Both! The burley will be stalk cut and air cured in a friend's garage. The virginias will be taken as they ripen and flue cured in some kind of contraption I feel suddenly very far behind in constructing.
The semois, I have to ask about.
Darin - PM sent! Thank you very much for offering to share what you know with me.
For anyone else lurking this thread - if you've ever thought for even a fleeting moment about growing your own, please let this log serve not as an example of how to do it "right", but to show how forgiving the process is. This tobacco will almost certainly not be premium grade best in show, fullest potential met, but it grew almost in spite of my efforts at the begining and my lack of efforts at this stage.
Ugh. Hornworms. I was hoping first crop on virgin soil would be pest-free. No such luck.
On the plus: I might be able to start harvesting this weekend, and I'm starting to build my flue curing chamber.
Well, I'd say that's a pretty damn good stretch without any pest issues for any plant, and you're almost to the finish line, so there's hope for minimal loss. Good luck, and don't forget to show us your flue in action!
I would walk through and pick them off by hand every day, last year. This year I took a suggestion from the grow forum and put down a landscaping cloth over the area where they are growing. I put the cloth down, and then cut holes to plant them in. The hornworns emerge from the ground after being larva/grubs in the ground, and if the emerge under the fabric they die. I haven't had a single one this year.
My problem this year is the drought. Not a single day of rain in over 60 days. My tobacco may taste like chlorine from the tap water. ::
Very cool thread!
Being a longtime homebrewer, I'm totally in sync with the "do it all yourself" approach. Although I grew up on a farm, I don't live on one now, and all I grow are some peppers, herbs and flowers in containers on my deck.
Doing a little research on the whole process, from seeds to getting the tobacco pipe-ready, nothing looks outrageously difficult or requiring of expensive equipment. I think this may be doable for me on a very small scale.
Just ordered a packet of these seeds, and I'm going to give it a try: Little Dutch is an heirloom variety dating back to the 1880's. It is sweet aromatic tobacco used in pipe blends and as a cigar filler. It grow to around 3' in height and has narrow leaves growing up to 30" long. The long narrow leaves also make an excellent cigar wrapper. It matures in only 45 days and is a good choice for container growing.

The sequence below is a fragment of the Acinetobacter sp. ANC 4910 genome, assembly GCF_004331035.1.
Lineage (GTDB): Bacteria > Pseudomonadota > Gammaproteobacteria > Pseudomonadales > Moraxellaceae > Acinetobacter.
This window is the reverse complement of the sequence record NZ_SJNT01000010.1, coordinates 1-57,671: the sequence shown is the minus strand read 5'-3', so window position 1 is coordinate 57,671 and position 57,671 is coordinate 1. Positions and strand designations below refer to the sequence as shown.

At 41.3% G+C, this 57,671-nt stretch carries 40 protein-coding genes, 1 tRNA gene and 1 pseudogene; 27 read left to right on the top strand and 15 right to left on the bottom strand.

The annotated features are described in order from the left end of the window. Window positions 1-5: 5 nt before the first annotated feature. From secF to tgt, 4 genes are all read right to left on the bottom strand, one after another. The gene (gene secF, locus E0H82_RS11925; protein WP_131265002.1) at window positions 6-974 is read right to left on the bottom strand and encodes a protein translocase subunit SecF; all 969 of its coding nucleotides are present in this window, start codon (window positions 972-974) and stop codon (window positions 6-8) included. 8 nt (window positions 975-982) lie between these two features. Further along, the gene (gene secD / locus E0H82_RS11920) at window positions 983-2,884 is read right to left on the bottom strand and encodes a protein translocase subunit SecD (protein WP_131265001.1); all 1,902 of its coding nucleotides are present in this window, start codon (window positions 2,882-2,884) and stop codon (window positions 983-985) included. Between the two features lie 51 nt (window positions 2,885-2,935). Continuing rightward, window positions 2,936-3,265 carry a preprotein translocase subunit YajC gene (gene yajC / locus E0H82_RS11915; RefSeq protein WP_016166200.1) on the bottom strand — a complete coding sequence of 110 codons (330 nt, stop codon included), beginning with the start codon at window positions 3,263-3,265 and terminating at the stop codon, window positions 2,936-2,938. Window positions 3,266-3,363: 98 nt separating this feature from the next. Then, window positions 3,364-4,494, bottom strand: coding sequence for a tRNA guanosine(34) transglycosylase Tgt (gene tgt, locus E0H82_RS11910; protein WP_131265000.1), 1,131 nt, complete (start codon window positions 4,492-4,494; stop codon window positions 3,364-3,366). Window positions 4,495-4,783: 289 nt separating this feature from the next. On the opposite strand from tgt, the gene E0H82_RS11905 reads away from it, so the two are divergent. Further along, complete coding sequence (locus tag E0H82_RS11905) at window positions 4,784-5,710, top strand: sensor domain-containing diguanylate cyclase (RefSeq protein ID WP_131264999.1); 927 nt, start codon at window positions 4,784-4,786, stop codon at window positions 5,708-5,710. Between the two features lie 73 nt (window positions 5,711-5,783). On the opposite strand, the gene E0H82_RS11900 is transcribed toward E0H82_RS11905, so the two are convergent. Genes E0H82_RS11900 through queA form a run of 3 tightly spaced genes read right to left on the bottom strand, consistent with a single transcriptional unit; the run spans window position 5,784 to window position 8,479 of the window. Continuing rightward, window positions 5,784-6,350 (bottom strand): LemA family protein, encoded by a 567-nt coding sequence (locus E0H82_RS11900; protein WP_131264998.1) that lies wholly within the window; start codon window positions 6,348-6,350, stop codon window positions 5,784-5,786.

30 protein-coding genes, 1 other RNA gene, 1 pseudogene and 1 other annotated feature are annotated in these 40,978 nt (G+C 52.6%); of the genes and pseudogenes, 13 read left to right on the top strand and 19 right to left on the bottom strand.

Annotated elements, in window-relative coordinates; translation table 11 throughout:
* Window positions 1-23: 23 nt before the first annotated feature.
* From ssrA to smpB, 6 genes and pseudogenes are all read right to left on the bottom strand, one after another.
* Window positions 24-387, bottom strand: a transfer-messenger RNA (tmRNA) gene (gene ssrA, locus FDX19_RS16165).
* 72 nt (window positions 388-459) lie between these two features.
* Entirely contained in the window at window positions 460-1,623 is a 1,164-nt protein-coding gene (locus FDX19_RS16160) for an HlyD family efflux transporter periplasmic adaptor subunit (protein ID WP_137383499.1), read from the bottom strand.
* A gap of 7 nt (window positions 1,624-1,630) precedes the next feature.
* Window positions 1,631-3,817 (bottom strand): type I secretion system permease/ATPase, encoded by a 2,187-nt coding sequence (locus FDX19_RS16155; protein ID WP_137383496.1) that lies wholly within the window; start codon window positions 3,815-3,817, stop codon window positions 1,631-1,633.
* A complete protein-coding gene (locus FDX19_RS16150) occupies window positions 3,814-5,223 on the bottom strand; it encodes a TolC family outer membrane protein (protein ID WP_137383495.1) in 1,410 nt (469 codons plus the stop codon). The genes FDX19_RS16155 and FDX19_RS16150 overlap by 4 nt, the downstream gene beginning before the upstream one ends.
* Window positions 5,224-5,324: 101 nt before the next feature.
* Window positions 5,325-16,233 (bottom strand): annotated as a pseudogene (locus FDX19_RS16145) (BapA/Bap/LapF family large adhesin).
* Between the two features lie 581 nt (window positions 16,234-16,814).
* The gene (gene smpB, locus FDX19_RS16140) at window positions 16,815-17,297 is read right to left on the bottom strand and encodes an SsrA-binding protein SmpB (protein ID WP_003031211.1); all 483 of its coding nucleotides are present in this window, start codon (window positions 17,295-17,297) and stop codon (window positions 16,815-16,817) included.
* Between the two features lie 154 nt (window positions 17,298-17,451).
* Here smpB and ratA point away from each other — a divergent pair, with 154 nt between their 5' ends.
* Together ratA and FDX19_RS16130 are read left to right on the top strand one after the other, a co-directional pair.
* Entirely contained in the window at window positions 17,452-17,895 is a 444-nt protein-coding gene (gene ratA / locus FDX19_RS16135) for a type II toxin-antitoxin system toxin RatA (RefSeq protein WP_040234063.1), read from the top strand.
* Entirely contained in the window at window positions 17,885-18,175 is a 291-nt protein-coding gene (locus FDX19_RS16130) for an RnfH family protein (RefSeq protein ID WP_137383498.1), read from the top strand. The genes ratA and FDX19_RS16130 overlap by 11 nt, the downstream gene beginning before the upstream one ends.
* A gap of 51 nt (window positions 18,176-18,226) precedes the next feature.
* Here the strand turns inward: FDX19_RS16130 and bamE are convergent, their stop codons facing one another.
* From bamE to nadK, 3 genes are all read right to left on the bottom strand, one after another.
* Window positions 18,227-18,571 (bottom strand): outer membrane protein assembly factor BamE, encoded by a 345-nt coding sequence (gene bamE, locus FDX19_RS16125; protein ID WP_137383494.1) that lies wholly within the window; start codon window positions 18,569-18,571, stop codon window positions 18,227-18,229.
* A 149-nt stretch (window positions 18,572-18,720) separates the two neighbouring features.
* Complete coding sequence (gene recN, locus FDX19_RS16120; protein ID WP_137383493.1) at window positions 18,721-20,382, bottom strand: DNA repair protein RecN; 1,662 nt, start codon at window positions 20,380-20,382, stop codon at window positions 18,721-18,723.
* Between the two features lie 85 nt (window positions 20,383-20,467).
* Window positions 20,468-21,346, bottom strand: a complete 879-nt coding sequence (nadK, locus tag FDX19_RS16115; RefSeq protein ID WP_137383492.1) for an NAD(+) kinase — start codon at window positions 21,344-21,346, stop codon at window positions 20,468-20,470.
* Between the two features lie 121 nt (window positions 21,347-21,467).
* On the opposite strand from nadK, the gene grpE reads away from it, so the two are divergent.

Another explorer! It's really neat and so far for me at least, pretty forgiving. The proof is in the plum pudding, tho. There is still a lot to learn and try before I can really say to someone "this is good tobacco. I grew it myself".
True of home-brewing, too.
Cosmic- I will definitely do landscaping cloth next year. I had ideas to do a cover crop and crimp it like a professional no-till farmer might, but further research into what that would actually involve having, knowing, and using well has me thinking a $20 roll of fabric is a much more accomplish-able plan.
Exactly. And pursuant to my experience with homebrewing, it took me several years before I could say "this a very good beer," so I'm keeping my expectations low.
As mentioned earlier in the thread, my first goal is "better than the worst tobacco I ever tasted."
I've been neglecting to post even though the harvest has begun!
Here are some of the first leaves I took off the plants. I tried it with all 4 varieties even though it's only traditionally done with flue-cured virginias. You can see in the second picture (after 3 weeks hanging) that I picked some too early and they set green. Books and forums can only tell you so much. "Ripeness" is a thing only experience can confirm.
I've been talking to a commercial flue-cured farmer who a blender I met at the Chicago Show put me in touch with. He reccomended that I "let it stand in the field until you're convinced you've ruined it" and just air cure the whole stalk like burley. So I think that's what I'm gonna do. Maybe over winter i will try to build a flue.
So here are the remaining leaves still on my bright leaf virginias, looking a LOT more yellow than the ones I took 5 weeks ago. Live and learn!
Cosmic - the four seeds from Jitterbug That I got to this stage are: yellow twist bud, Belgium burley, semois, and Virginia Brightleaf.
Didimauw - this required hardly any patience. These plants are in the ground on some property my wife and I plan to retire to. It's a hundred and six miles from where I sleep most nights and we get up there two or three weekends a month. I'm sure there's a level of control over the final product that I'm missing out on having for not being able to handle it every day, but it seems to be doing well enough mostly on its own.